As we sat together in the hotel suite, I was struck by Zusak’s genuineness and his seriousness of purpose. He writes every day for most of the morning and again later in the afternoon. He said about his writing that he strives to have a “gem” on every page – whether it’s an image or an idea – so that if he writes a hundred-page book, there are a hundred good reasons to read it.
I think, however, Zusak’s most endearing quality was his modesty. He described how he is riddled with self-doubt until the book really takes off and he knows it is working. He is afraid at the moment of the new project he’s engaged in, called Bridge of Clay. He describes this feeling as a good thing because it serves to make him stay on task and work harder. “I’m most happy,” he says, “When I’m writing a book that means the world to me.”
When we finished the interview, Zusak and I went down in the elevator together. At the eighth floor, the elevator stopped and Markus hesitated, saying, “I have a date with my editor in fifteen minutes, but I should see you down to the lobby.”
I assured him I could find my way and insisted he get off to go to his room. He did with great reluctance. It was then I realized I had spent an hour of my time with a famous author, youthful boy-next-door, and a true gentleman.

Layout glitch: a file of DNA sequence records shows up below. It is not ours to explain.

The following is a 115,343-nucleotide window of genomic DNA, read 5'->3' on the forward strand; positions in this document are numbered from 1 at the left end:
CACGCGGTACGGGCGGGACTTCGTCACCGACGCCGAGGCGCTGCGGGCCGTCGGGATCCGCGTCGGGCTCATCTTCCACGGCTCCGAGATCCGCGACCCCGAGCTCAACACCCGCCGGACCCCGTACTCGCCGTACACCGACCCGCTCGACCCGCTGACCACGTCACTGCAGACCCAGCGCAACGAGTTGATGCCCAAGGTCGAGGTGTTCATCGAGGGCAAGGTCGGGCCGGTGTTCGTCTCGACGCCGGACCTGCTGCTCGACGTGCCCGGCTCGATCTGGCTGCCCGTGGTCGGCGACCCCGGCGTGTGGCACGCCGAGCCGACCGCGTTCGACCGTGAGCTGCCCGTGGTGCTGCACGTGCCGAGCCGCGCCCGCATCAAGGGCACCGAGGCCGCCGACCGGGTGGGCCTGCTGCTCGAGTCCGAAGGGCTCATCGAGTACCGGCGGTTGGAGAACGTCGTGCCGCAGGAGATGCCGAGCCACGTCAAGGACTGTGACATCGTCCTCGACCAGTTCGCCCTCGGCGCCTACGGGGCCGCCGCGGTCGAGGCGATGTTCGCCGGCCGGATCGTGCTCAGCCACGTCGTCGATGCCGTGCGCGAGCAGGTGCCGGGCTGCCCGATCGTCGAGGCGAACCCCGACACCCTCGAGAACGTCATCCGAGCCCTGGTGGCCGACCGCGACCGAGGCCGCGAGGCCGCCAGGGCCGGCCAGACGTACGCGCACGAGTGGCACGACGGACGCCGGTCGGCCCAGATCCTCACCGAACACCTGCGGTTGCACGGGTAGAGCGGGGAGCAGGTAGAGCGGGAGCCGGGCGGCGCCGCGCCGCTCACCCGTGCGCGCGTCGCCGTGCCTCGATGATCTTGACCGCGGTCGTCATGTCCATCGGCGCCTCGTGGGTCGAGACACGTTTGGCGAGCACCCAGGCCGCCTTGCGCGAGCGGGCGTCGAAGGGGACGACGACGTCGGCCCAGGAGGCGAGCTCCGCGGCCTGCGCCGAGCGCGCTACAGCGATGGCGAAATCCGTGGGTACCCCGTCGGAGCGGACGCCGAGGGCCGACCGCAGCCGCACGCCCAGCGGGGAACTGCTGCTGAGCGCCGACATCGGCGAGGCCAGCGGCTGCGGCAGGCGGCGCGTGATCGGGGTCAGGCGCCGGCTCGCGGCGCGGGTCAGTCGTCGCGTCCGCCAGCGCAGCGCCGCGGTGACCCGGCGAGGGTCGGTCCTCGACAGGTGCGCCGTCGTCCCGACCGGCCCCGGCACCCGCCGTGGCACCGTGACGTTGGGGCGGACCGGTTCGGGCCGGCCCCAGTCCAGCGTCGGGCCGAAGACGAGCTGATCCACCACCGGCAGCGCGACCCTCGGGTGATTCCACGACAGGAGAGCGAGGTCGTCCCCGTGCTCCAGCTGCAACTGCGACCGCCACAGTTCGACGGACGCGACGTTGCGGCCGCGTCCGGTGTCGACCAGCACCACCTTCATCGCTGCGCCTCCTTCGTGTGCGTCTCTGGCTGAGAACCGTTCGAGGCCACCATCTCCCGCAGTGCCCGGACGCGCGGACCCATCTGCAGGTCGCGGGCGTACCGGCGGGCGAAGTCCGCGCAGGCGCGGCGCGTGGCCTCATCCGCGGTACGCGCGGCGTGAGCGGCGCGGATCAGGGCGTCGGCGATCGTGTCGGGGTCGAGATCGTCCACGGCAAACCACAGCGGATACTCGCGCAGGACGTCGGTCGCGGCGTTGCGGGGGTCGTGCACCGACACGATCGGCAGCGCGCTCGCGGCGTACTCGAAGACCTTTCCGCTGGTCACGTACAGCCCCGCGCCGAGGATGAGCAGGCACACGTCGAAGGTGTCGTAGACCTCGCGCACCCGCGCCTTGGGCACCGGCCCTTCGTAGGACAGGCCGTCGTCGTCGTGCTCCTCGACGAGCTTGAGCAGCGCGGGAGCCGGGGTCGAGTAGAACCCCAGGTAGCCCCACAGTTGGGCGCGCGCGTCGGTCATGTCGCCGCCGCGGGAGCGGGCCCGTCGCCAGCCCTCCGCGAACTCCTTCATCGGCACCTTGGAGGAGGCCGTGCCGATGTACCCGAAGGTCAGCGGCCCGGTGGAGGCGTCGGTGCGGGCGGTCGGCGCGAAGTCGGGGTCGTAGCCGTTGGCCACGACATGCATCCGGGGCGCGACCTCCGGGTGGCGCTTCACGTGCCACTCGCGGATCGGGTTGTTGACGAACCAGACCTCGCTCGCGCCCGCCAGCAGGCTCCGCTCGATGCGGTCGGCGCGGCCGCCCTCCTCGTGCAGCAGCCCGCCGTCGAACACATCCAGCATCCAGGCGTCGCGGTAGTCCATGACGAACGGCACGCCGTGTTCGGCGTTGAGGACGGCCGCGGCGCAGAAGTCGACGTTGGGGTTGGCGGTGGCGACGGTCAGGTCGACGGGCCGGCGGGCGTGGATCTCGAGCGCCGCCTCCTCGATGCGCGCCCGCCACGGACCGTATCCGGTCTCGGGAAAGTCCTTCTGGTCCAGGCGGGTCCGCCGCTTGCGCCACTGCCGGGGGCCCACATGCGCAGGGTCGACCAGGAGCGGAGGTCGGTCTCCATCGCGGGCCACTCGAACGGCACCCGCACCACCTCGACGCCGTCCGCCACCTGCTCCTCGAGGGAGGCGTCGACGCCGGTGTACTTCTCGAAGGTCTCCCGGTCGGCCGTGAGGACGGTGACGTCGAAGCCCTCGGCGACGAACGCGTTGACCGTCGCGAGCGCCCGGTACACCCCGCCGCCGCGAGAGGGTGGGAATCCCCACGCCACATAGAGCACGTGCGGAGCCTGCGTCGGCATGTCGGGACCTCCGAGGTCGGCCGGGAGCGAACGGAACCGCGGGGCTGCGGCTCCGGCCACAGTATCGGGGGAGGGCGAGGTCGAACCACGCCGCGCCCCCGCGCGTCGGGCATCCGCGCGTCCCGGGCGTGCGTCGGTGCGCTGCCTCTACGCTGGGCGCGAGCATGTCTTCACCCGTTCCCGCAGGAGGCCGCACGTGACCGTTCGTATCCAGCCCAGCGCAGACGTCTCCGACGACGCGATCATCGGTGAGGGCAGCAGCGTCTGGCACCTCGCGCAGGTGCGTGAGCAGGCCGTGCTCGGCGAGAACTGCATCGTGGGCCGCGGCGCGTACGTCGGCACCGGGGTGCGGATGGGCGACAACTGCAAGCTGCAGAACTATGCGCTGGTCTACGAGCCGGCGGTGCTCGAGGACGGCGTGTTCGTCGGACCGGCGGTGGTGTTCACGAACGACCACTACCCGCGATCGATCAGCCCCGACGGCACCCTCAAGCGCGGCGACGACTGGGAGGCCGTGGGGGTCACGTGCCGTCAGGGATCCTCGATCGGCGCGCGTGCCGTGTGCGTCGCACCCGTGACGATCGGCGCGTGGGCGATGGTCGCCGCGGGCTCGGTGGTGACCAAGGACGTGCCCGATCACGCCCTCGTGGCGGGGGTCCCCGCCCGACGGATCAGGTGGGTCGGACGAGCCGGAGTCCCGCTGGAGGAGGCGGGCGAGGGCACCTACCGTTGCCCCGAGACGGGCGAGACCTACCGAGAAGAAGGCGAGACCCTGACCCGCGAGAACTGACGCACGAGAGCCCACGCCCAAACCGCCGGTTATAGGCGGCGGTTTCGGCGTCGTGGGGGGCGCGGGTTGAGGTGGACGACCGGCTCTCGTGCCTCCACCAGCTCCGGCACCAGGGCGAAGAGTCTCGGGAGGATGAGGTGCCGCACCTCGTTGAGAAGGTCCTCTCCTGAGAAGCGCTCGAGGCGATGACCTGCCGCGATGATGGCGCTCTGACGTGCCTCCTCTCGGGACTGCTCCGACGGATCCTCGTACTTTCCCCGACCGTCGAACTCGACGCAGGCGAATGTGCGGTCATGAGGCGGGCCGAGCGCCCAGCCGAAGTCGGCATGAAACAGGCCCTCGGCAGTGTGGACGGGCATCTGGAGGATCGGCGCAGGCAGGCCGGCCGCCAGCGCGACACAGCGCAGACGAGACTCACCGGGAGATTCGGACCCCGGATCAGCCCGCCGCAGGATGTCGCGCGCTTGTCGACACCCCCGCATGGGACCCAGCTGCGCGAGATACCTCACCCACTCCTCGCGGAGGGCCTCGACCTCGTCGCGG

June 5, 2007
Any one of the authors scheduled to speak at Saturday’s 8 am breakfast event at the Jacob Javits Convention Center in New York would be worth the early morning rally: Lisa See (Snow Flower and the Secret Fan and Peony in Love), Ken Burns (The War: An Intimate History, 1941-1945), Khaled Hosseini (The Kite Runner and A Thousand Splendid Suns).
But it was the moderator, I – and 1300 other souls attending the annual book industry breakfast event – wanted to hear: Stephen Colbert of Comedy Central’s The Colbert Report, and first-time author of: I Am America (and so can you!). This was the one ticket I’d hoped to snag. Don’t tell Stephen, but he’s almost as funny as Sherman Alexie. (Okay, go ahead, tell Stephen. Maybe he’ll challenge Alexie to a ‘funny’ contest.)